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Archive for June, 2013

At Affordable Relationship Counseling in San Diego, California, licensed marriage and family therapist, Dr. Barbara Cunningham, often suggests books to her clients that might lead them toward making deeper meaning of their own life experiences. TUESDAYS WITH MORRIE, by Mitch Albom, which covers existential themes, is reviewed below.,

“If you’ve found meaning in your life, you don’t want to go back. You want to go forward.” -Morrie Schwartz

The symbiotic nature of the mentoring relationship through time and space is beautifully depicted in TUESDAYS WITH MORRIE by Mitch Albom. Indeed, the term “mentor” is eponymous with a character in the Odyssey, who advises Telemachus, and pushes him forward in his search for his father. It is especially instructive for the student of marriage and family therapy studies to read TUESDAYS WITH MORRIE as if he were assessing both men from the psychosocial, contextual, and lifespan perspectives. From each of these vantage points, the careful reader will not only internalize Morrie’s lessons, but also become aware of changes in both men as a result of their interaction over time and space. Thus, observing both intrapersonal and interpersonal movement as well as changes one or both men make in their larger environments is cogent to the student of systems. In an effective manner, this remarkable bestseller serves as a kind of adjunct text for individual and family life cycle development students, for it will demonstrate to the budding clinician the notion that everything is connected and must, therefore, be interpreted in a contextual manner, and that when change occurs within one person, change will also become apparent in all whom he/she touches. In a Virgina Satir-like manner, the reader will be taken on a peak experience, the emotional learning experience, the real stuff of learning…the kind of teaching mold from which Morrie Schwartz emerged: the Confluent Educational Movement of the Sixties.

Clearly, Morrie, the former Brandeis, sociology professor of 37-year-old Mitch Albom, is not an ordinary man. He is an extraordinary man whom we meet as he faces his own slow but steady death from Lou Gehrig’s Disease; he is inspirational, because he exemplifies the apex of emotional maturity. It is with a sense of concomitant awe and recognition of developmental stages completed in a timely fashion that we watch him transition into this final life stage, exhibiting a joie de vivre to the end.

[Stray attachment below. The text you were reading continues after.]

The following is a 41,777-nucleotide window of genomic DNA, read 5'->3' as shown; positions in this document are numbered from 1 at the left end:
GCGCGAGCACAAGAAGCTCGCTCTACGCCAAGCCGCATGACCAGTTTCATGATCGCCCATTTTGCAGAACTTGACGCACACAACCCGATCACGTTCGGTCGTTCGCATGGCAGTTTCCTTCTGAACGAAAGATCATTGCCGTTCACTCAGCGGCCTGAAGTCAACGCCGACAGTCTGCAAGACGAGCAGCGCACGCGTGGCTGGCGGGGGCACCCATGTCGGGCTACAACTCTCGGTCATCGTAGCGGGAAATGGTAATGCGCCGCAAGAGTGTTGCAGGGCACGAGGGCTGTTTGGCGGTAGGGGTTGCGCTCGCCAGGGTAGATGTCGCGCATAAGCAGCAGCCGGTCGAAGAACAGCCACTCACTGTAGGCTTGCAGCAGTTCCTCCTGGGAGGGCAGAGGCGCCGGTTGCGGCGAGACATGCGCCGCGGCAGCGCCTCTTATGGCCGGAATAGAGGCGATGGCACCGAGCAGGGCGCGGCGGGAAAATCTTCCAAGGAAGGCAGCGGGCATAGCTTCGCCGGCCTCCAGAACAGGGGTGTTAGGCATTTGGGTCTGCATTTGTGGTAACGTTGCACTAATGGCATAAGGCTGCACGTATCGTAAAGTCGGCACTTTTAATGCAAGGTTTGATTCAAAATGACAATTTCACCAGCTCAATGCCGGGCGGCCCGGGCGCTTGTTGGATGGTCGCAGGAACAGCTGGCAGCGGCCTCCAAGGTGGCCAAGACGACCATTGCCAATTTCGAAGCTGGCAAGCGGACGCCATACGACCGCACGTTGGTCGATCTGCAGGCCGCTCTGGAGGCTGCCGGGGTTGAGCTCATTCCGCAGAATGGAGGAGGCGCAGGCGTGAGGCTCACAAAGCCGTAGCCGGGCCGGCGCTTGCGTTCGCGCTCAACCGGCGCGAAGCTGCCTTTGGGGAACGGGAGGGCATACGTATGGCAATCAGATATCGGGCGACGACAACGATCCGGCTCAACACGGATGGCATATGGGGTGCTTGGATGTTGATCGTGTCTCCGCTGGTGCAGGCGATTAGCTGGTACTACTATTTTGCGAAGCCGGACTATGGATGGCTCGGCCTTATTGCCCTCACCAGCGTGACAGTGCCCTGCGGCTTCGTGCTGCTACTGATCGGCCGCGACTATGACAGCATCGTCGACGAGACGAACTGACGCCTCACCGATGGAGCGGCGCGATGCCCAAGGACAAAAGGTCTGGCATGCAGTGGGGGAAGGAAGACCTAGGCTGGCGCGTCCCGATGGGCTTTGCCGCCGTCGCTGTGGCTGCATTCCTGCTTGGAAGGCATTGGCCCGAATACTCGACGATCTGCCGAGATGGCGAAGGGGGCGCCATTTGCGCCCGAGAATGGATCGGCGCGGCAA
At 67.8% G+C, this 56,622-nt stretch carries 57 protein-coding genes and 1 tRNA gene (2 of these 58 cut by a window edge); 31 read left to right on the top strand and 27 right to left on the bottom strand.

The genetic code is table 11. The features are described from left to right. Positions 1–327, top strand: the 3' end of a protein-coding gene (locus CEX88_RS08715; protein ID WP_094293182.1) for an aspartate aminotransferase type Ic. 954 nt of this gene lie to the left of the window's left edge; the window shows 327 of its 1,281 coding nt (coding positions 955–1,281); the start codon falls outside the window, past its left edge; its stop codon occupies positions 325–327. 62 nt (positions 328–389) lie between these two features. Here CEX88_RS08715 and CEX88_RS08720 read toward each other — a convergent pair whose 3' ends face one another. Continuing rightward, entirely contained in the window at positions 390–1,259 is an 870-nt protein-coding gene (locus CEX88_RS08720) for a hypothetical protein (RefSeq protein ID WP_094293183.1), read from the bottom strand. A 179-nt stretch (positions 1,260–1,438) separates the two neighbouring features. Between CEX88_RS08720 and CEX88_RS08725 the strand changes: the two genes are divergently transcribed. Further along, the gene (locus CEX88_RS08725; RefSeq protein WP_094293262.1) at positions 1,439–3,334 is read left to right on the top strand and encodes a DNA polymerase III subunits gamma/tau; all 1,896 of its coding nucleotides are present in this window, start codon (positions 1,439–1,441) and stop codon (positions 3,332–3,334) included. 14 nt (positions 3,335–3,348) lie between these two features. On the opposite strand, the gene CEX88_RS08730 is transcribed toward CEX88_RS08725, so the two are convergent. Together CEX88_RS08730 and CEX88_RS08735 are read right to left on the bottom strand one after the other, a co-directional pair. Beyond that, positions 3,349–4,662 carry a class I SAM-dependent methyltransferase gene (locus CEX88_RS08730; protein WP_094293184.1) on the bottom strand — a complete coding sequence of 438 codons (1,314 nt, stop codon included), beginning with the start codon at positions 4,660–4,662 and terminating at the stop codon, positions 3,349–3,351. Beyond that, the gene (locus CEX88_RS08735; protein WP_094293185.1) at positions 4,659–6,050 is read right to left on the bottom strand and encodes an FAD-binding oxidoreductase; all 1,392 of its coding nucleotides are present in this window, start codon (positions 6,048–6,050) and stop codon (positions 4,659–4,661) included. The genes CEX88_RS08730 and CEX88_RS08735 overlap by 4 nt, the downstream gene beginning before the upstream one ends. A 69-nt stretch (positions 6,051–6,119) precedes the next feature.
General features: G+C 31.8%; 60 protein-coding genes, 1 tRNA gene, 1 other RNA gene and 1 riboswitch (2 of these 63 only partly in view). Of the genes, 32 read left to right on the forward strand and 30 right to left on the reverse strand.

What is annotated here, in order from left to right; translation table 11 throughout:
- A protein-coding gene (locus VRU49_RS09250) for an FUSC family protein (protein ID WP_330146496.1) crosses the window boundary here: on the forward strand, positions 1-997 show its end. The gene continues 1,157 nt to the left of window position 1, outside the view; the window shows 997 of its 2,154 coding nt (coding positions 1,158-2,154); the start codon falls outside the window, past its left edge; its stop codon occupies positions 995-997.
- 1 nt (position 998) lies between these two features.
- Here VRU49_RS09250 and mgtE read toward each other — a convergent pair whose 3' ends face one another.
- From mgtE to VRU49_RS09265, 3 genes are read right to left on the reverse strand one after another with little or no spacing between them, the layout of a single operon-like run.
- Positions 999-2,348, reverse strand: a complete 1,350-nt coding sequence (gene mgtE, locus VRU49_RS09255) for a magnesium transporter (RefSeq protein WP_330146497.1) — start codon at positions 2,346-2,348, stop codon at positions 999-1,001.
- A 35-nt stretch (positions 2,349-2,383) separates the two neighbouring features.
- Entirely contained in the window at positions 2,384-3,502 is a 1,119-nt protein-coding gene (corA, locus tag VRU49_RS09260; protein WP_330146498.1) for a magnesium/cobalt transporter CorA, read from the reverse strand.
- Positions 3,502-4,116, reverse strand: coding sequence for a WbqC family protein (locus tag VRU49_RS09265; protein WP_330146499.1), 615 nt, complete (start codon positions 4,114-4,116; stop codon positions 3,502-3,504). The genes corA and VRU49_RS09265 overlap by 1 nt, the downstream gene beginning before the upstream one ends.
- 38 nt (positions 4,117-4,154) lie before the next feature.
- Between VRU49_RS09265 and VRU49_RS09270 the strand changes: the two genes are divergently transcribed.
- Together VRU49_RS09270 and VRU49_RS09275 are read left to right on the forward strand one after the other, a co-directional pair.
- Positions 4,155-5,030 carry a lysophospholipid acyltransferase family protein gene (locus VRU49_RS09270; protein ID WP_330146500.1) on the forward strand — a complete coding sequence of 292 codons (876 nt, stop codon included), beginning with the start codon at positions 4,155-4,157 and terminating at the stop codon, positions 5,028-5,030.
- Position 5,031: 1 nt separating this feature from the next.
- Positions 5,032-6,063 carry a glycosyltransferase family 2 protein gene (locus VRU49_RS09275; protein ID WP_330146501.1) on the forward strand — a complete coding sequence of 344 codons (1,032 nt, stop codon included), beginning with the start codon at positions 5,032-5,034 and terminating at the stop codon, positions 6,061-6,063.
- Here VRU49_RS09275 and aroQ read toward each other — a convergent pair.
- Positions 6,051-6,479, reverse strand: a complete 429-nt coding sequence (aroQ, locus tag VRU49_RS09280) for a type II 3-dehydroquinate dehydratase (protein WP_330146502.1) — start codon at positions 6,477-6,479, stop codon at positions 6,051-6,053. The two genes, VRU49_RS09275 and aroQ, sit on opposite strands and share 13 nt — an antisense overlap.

On the other hand, Mitch, consistent with his pattern of disconnectedness and negative feelings over his previous life cycle stages, has lost touch with his beloved professor since he graduated in ’79, despite his intention to always keep in touch. It is not surprising that he did not follow through, for in letting important relationships like the one he enjoyed with Schwartz go, we realize that he is merely following a familiar pattern of letting go all that is important to the heart. So, as might be expected, he has also lost touch with his old friend, his wife, and, ultimately, with the essence of his own personhood. In the fast-track culture in which he lives, a culture which is more egocentric and self-serving than those of other times, Mitch shows how his emotional maturity has been retarded by the interplay between family of origin issues and the materialistic values of his generation. His drive to succeed in the business world at the expense of his sense of connectedness to others suggests both a fear of intimacy and an abiding external locus of control (defining his worth in terms of society’s definition of success).